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#include <stdlib.h>
#include <iostream>
#include <vector>
#include <string>
class A
{
public:
    std::string s;
    A()
    {
        s = "string";
        new(this)A(*this);
    }
};
int main()
{
    A a;
    std::cout<<a.s;
    return 0;
}

I get empty string in output. What does the C++ standard say about such behaviour?

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3  
Auwgh, I really need some coffee now. –  Joachim Isaksson Mar 19 '12 at 10:54
    
I got 'string' on output with GCC 4.5 –  CapelliC Mar 19 '12 at 10:56
    
is this: new(this)A(*this);invoking copy constructor inside other constructor? –  Rohit Mar 19 '12 at 10:56
    
stdlib.h => cstdlib but the header is unnecessary here anyway. –  Konrad Rudolph Mar 19 '12 at 10:56
1  
possible duplicate of placement new to defer to a different constructor –  Alexandre C. Mar 19 '12 at 12:16

3 Answers 3

up vote 4 down vote accepted

There must be at least two problems here:

  • You try to initialize A with a copy of itself
  • Inside the constructor, A isn't yet fully constructed, so you cannot really copy it

Not to mention that new(this) is suspect in itself.

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1  
new(this) is fine. And assigning to something with a copy of itself is usually also guaranteed to work (a copy assignment operator needs to guard against self-assignment) – copy construction, on the other hand, is a different matter. –  Konrad Rudolph Mar 19 '12 at 11:03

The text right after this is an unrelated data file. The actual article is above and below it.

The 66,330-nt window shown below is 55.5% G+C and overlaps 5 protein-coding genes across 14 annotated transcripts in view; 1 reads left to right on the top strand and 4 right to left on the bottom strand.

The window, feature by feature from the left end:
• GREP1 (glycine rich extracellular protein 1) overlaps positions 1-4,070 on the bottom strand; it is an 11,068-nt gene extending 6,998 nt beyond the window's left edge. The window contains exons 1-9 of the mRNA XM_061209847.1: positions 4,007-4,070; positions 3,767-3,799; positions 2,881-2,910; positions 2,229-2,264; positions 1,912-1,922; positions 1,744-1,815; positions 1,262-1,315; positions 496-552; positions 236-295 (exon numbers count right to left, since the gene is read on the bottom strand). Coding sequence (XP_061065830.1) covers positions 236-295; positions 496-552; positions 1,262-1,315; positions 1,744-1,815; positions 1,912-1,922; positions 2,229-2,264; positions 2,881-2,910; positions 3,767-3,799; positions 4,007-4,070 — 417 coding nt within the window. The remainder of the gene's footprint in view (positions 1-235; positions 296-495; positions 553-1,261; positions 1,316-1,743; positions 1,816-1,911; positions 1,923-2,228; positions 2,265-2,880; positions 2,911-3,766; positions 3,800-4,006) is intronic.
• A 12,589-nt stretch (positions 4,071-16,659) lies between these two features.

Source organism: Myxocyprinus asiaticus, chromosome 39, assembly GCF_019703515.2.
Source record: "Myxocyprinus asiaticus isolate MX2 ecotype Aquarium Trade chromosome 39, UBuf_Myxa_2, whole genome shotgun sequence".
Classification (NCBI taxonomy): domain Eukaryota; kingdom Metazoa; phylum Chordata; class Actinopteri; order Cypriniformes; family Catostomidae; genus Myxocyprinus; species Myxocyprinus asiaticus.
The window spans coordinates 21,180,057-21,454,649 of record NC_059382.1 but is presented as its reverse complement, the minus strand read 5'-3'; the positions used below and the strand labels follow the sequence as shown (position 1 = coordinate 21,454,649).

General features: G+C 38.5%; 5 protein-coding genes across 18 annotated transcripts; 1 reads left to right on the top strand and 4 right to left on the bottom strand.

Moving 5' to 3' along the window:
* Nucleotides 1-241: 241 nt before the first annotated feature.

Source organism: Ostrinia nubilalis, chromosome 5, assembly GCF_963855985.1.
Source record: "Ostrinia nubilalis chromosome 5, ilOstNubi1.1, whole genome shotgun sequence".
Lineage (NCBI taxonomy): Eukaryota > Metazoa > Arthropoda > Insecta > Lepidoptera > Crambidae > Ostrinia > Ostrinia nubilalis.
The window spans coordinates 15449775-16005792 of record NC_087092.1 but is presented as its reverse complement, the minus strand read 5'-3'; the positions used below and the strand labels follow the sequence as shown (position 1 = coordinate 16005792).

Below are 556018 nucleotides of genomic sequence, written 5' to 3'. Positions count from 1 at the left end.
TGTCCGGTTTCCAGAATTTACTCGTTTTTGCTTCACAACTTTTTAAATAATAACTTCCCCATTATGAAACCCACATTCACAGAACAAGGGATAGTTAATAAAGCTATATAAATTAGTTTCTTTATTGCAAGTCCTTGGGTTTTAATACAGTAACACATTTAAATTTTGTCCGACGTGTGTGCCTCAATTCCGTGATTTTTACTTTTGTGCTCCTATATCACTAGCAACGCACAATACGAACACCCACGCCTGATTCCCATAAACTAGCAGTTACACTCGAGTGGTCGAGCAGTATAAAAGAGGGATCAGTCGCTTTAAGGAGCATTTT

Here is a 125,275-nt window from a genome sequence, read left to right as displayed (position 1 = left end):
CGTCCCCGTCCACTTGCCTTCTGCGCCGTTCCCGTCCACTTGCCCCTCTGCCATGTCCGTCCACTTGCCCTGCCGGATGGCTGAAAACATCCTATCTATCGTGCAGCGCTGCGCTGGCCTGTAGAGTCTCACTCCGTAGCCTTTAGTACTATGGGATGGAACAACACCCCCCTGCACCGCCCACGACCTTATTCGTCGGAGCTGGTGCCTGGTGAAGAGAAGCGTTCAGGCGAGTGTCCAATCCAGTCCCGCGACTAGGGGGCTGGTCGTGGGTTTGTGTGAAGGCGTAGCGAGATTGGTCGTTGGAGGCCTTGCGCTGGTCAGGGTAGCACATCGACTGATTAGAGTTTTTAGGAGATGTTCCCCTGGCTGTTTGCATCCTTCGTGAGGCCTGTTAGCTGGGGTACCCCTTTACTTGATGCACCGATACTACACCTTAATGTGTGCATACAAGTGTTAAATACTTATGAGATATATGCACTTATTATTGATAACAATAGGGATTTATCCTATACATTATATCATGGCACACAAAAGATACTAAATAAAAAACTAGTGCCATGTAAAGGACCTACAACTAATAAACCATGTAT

@Konrad: So default (generated) copy ctor is guarded against self-assignment and therefore actual copying isn't performed? Seems that intermediate variable A a(*this); new(this)(a); solves the "problem" ? –  user396672 Mar 19 '12 at 12:47
    
@user396672 Nothing of the sort. The default copy assignment operator guards against self-assignment. I don’t think the default copy constructor does, simply because this case should normally never occur. –  Konrad Rudolph Mar 19 '12 at 13:15

I don't know what standard actually says about it, but "placement new" is designed to be used with a memory block that was just allocated and containts junk. Using it like you do leads to memory leaks, because new std::string instance is constructed, but original instance wasn't destroyed. You can check you program with "valgrind" and you will see that block of memory was lost.

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You are calling s's constructor twice in a row by doing this, ergo, the behavior is undefined (and most likely some memory is leaked).

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